race, never looked back. It was clear that Wynn was going to set a solid
standard for the 50K course. Would he also exceed our expectations of what
we thought would be a fast time on this course? We felt a 4 hour 30 minute
winning time would be a great time on this course. Wynn smashed those
expectations, finishing the race in 4 hours 11 minutes. Both Sean and Wynn
set the bar very high at our inaugural race.
Local runner Ryan Braun from Superior, WI ran a super race to finish second
in the 50K, hanging close to Wynn for the early part of the race. David
Worley, another local runner from Duluth, MN ran a superbly paced race just
edging out local Darrin Johnson from South Range, WI for third place and the
The womenís 50K may have been the most exciting race of the day. Leslie
Semler from Hermantown, MN led local running champion Rochelle Wirth of
Duluth, MN through the early aid stations before Rochelle overtook Leslie,
relying on her ultra experience to win the 50K with a super time of 5:13 and
place 5th overall. Leslie finished a very strong 2nd just over 5 minutes
behind Rochelle and 7th overall. Duluthian Anne Flueckiger placed third.
The women were really moving fast over the rocky course throughout the day
and also set strong standards for others to try to match in coming years.
No ultra is complete without a few special stories of runners persevering in
the face of adversity. There were many stories on the trail at Wild Duluth,
but two stand out in our minds. Both involved first time ultrarunners.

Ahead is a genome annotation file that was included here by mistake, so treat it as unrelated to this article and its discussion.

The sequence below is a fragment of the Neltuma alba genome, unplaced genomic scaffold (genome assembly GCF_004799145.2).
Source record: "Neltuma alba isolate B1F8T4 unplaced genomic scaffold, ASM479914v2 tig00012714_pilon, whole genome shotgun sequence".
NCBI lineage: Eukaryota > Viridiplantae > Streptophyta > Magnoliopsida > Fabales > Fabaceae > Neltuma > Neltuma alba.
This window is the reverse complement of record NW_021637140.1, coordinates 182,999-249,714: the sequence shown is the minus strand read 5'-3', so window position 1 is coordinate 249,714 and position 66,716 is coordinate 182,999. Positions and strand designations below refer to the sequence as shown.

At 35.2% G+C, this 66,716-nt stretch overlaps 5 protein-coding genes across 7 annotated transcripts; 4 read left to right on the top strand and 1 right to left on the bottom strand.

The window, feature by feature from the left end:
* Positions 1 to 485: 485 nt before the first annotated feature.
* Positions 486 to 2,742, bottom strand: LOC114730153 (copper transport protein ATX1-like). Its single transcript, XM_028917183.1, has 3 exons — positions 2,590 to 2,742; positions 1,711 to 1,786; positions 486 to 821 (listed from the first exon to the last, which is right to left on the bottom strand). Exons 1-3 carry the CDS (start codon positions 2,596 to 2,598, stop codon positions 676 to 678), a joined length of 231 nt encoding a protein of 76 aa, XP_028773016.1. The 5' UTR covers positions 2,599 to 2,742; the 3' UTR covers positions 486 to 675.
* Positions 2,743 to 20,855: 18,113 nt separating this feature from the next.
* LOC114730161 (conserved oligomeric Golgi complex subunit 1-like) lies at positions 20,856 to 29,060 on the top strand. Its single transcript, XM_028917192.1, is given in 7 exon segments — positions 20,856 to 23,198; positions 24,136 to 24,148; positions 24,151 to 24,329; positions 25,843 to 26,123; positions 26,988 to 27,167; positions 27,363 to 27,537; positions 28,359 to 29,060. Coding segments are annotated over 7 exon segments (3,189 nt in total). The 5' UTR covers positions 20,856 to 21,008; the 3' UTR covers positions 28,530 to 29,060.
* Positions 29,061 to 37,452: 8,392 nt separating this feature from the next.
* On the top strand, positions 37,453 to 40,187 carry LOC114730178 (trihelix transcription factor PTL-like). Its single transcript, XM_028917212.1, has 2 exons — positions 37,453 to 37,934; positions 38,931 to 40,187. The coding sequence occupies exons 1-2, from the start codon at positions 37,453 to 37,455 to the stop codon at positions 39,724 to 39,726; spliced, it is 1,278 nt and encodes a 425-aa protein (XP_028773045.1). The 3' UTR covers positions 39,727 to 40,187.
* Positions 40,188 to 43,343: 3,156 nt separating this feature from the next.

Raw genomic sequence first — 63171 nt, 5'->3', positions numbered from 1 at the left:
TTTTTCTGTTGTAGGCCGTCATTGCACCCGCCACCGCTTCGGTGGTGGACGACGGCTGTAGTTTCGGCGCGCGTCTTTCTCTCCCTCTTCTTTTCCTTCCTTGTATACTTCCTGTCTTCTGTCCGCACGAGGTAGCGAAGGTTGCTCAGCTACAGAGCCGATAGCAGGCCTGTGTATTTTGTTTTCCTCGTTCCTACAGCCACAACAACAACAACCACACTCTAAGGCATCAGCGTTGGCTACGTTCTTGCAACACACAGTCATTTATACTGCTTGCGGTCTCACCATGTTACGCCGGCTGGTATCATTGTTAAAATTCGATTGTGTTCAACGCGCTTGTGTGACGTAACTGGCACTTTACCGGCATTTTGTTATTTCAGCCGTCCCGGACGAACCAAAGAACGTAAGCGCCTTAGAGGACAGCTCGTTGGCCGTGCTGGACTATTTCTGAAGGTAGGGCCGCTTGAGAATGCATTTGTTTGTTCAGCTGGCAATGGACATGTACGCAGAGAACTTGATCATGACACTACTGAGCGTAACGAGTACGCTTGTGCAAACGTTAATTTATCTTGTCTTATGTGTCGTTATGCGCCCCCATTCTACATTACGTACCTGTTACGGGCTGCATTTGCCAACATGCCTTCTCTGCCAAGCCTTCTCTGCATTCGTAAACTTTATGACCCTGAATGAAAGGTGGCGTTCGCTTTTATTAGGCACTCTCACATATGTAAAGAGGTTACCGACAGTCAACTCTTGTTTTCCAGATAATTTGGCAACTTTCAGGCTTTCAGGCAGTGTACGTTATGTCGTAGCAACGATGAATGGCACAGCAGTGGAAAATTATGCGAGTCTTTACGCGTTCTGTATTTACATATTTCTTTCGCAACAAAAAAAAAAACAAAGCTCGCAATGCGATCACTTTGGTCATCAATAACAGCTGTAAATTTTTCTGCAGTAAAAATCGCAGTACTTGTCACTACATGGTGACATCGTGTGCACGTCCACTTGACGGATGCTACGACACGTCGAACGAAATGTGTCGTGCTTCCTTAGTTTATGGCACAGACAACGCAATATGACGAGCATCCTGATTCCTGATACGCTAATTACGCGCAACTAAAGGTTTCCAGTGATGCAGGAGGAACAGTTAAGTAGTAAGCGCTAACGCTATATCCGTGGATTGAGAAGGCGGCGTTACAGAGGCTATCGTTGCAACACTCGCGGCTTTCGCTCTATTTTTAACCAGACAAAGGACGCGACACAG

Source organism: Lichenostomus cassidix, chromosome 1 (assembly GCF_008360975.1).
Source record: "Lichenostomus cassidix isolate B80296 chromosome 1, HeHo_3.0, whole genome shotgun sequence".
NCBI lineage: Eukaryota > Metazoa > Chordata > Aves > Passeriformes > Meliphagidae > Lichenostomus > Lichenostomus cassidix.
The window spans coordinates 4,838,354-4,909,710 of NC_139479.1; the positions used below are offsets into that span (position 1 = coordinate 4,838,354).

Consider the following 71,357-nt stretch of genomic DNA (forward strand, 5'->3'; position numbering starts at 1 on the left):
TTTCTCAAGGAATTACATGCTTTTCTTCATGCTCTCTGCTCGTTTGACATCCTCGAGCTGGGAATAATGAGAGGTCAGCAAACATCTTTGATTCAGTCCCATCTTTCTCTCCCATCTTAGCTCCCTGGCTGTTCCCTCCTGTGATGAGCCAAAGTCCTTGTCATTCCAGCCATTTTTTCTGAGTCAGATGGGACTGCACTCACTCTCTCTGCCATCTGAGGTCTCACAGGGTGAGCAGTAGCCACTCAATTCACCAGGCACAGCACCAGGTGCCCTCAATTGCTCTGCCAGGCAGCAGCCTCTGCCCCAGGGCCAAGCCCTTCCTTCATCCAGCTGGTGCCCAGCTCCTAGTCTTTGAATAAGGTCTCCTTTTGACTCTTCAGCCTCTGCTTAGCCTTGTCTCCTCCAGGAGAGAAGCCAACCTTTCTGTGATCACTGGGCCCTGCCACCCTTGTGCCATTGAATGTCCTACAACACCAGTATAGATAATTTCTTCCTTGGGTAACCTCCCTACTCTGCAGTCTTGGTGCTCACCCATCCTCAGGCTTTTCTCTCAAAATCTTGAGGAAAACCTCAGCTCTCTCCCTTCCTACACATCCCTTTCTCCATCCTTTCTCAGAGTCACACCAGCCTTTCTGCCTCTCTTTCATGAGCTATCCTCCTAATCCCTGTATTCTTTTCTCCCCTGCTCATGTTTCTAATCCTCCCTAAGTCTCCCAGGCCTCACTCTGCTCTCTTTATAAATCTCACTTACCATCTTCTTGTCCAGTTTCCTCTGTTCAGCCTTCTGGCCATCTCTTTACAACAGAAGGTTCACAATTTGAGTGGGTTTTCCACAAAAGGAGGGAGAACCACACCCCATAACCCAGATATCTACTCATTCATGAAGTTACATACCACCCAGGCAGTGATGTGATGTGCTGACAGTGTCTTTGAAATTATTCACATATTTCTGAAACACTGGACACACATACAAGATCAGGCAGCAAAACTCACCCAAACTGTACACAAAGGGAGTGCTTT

Until recently, 100K finisher Phillip Watson, a 27 year old from Inver Grove
Heights, MN, didnít know what an ultramarathon was. He had heard about the
sport at some point recently and decided to Google ultramarathons in
Minnesota. This led Phillip to the Wild Duluth races. He told me at the
start that he thought he might as well go all out and run the 100K when he
decided to sign up for his first ultramarathon. Phillip chose a very
challenging race for his first ultra, and despite not knowing a lot about
the gear and nutrition most ultrarunners use while racing, he remained
strong and cheerful all day, overcame blisters and motored to his first
ultra finish in the Wild Duluth 100K. Phillip provided a great example for
all of us that what truly matters in an ultra is our attitude and putting
one foot in front of the other all day for a long time. Great job Phillip,
and I might put one of those hooded sweatshirts with the big pockets in my
race wardrobe soon. You were pulling food out of those pockets all day!
In the 50K, first time ultrarunner Juliana Bertelsen finished behind
everyone and took home the Taconite in Your Pants Award. What makes her
finish truly special is that she got off course for an extended period of
time and still persevered to the finish. We received a call that a runner
was off course and we began trying to track that runner down. Shortly after
beginning the process of tracking the runner down, we received another call
that the runner was back on course and heading for the finish. In the true
ultrarunner spirit, Juliana never gave up and ran strong to the finish
despite the extra miles she ran.
Many thanks to all of our tremendous volunteers who endured a long day but
remained cheerful throughout. The runners truly appreciated your efforts.
Weíre looking forward to next year and hope to see many of you at the 2010
Wild Duluth Races.
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October 22nd, 2009 9:47 am